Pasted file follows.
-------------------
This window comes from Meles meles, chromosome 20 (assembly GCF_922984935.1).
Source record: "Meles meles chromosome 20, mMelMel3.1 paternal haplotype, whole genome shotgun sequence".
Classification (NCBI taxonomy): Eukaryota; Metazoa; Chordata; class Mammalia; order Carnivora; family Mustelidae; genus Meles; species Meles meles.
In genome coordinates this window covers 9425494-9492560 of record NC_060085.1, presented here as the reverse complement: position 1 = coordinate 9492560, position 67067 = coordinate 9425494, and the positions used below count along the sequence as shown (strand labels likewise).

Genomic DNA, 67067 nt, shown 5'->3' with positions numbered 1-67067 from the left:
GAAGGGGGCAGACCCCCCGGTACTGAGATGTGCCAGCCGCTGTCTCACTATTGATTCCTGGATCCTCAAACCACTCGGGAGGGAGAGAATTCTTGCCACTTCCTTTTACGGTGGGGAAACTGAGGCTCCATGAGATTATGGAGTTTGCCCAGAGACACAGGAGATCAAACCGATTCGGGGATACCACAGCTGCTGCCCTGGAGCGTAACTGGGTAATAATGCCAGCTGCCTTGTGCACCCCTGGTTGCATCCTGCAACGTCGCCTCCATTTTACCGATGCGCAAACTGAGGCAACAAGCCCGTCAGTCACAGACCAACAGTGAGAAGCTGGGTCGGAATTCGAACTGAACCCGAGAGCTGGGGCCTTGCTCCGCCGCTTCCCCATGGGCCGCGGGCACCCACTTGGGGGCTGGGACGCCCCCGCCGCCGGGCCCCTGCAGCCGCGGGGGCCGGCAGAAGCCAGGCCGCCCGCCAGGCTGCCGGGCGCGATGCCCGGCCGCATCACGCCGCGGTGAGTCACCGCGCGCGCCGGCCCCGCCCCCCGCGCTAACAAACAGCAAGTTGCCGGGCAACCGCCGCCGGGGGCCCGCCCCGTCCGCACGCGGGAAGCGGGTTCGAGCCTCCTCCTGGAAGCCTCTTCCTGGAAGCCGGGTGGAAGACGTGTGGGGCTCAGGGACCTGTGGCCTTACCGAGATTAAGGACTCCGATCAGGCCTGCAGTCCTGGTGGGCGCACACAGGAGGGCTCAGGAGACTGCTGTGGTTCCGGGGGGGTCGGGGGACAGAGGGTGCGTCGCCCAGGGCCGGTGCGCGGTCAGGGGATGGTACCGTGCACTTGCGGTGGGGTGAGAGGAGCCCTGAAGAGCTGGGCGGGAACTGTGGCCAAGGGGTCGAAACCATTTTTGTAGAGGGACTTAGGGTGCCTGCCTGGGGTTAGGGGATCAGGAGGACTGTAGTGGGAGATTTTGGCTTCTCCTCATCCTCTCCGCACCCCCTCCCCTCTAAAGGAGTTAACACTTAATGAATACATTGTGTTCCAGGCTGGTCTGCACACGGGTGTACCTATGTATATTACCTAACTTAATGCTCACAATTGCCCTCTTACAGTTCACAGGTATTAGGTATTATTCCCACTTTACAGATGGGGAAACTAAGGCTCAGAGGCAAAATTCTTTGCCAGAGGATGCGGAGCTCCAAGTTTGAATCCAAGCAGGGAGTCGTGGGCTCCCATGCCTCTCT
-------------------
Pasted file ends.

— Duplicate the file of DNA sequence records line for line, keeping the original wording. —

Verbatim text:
This window comes from Meles meles, chromosome 20 (assembly GCF_922984935.1).
Source record: "Meles meles chromosome 20, mMelMel3.1 paternal haplotype, whole genome shotgun sequence".
Classification (NCBI taxonomy): Eukaryota; Metazoa; Chordata; class Mammalia; order Carnivora; family Mustelidae; genus Meles; species Meles meles.
In genome coordinates this window covers 9425494-9492560 of record NC_060085.1, presented here as the reverse complement: position 1 = coordinate 9492560, position 67067 = coordinate 9425494, and the positions used below count along the sequence as shown (strand labels likewise).

Genomic DNA, 67067 nt, shown 5'->3' with positions numbered 1-67067 from the left:
GAAGGGGGCAGACCCCCCGGTACTGAGATGTGCCAGCCGCTGTCTCACTATTGATTCCTGGATCCTCAAACCACTCGGGAGGGAGAGAATTCTTGCCACTTCCTTTTACGGTGGGGAAACTGAGGCTCCATGAGATTATGGAGTTTGCCCAGAGACACAGGAGATCAAACCGATTCGGGGATACCACAGCTGCTGCCCTGGAGCGTAACTGGGTAATAATGCCAGCTGCCTTGTGCACCCCTGGTTGCATCCTGCAACGTCGCCTCCATTTTACCGATGCGCAAACTGAGGCAACAAGCCCGTCAGTCACAGACCAACAGTGAGAAGCTGGGTCGGAATTCGAACTGAACCCGAGAGCTGGGGCCTTGCTCCGCCGCTTCCCCATGGGCCGCGGGCACCCACTTGGGGGCTGGGACGCCCCCGCCGCCGGGCCCCTGCAGCCGCGGGGGCCGGCAGAAGCCAGGCCGCCCGCCAGGCTGCCGGGCGCGATGCCCGGCCGCATCACGCCGCGGTGAGTCACCGCGCGCGCCGGCCCCGCCCCCCGCGCTAACAAACAGCAAGTTGCCGGGCAACCGCCGCCGGGGGCCCGCCCCGTCCGCACGCGGGAAGCGGGTTCGAGCCTCCTCCTGGAAGCCTCTTCCTGGAAGCCGGGTGGAAGACGTGTGGGGCTCAGGGACCTGTGGCCTTACCGAGATTAAGGACTCCGATCAGGCCTGCAGTCCTGGTGGGCGCACACAGGAGGGCTCAGGAGACTGCTGTGGTTCCGGGGGGGTCGGGGGACAGAGGGTGCGTCGCCCAGGGCCGGTGCGCGGTCAGGGGATGGTACCGTGCACTTGCGGTGGGGTGAGAGGAGCCCTGAAGAGCTGGGCGGGAACTGTGGCCAAGGGGTCGAAACCATTTTTGTAGAGGGACTTAGGGTGCCTGCCTGGGGTTAGGGGATCAGGAGGACTGTAGTGGGAGATTTTGGCTTCTCCTCATCCTCTCCGCACCCCCTCCCCTCTAAAGGAGTTAACACTTAATGAATACATTGTGTTCCAGGCTGGTCTGCACACGGGTGTACCTATGTATATTACCTAACTTAATGCTCACAATTGCCCTCTTACAGTTCACAGGTATTAGGTATTATTCCCACTTTACAGATGGGGAAACTAAGGCTCAGAGGCAAAATTCTTTGCCAGAGGATGCGGAGCTCCAAGTTTGAATCCAAGCAGGGAGTCGTGGGCTCCCATGCCTCTCT